Doonbeg's good news hardly worth the bowing and scraping

There’s talk of further investment but so far, that’s all Donald Trump has done

Mr. Trump wants to make Doonbeg, Co. Clare one of the best golf courses in the world. Video: Ballywire

Tue, May 13, 2014, 01:00

Couldn’t have mustered a good healthy cloudburst, no? Couldn’t have found a nice, squally west-of-Ireland special with rain coming in sideways just as Donald Trump came down the steps of his 757 at Shannon Airport? Trust the poxy Irish weather to decide to hold off just this once.

Nothing against the man himself. Trump has been out there for a long time and he’s been wealthy beyond words for most of it. Like the queen assuming that the world smells of paint because every room she walks into has just been given a fresh coat, he likely imagines that all airports come with red carpets and fawning politicians and musical turns appropriate to the locale. You can be sure he saw nothing yesterday morning that surprised him.

Cut-price property
How depressing. The preposterous welcome conferred upon a man who has done nothing more than help himself to a cut-price property deal was the worst kind of forelock-tugging. Trump has bought a landmark golf resort for €15 million, one that was valued at five times that just last summer. There’s talk of further investment and more development on the site in Doonbeg but so far, that’s all he’s done.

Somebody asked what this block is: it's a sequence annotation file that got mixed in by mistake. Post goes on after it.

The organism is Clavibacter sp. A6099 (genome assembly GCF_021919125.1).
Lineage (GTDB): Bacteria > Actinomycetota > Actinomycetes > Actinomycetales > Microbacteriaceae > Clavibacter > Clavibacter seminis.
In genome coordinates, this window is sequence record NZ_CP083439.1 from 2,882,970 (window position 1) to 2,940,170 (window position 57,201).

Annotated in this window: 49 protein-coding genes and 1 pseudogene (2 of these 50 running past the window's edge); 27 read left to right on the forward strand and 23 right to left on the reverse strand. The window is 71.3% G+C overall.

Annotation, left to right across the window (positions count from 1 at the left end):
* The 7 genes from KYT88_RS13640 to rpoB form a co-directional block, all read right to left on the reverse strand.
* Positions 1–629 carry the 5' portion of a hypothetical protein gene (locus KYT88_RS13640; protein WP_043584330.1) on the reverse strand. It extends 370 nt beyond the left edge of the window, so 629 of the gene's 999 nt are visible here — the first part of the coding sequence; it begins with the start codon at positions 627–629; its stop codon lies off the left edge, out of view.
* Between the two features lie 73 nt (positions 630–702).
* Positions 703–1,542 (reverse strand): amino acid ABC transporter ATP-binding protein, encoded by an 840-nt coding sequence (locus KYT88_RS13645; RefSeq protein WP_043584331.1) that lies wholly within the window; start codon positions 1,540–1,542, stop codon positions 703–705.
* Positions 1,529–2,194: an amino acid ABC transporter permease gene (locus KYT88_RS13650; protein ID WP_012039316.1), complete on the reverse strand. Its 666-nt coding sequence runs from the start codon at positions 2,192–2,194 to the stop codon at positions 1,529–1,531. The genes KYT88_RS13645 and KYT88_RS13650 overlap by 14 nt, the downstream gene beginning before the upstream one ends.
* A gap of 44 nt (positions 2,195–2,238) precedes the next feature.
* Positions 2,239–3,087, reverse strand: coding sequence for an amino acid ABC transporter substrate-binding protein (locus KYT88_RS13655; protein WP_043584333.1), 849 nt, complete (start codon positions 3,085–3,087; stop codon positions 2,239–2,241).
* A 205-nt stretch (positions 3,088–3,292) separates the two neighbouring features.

Yet there stood Minister for Finance Michael Noonan, with nothing better to do on a Monday morning. And a committee of local dignitaries lined up for handshakes as a harpist, a violinist and a singer had their welcome drowned out by the steady background whirr of Trump’s jet engine.

Pick a jobs announcement, any jobs announcement. Pick a big one, like that one a few months back when PayPal said they’d be bringing 1,000 jobs to Dundalk. Where was PayPal’s red carpet? Their haunting balladeer? Nowhere to be seen. It was a room in the Merrion with the Taoiseach at the top table and a few rows of chairs laid out in front. That’s how these things are done.

Except when the man with the money has been on the telly. Ireland didn’t greet Donald Trump yesterday as a businessman, we greeted him as a celebrity. We confirmed that the only thing that makes us go weaker at the knees than a minted visitor is a famous minted visitor.

And you don’t get much more wealthy or well-known than Donald Trump. Forbes has him pitched at being worth just short of $4 billion, although he himself says it is more like $7 billion. Whatever the number, it’s the sort of scratch that makes his golf investments here, in Scotland and across America a relatively small part of his empire.

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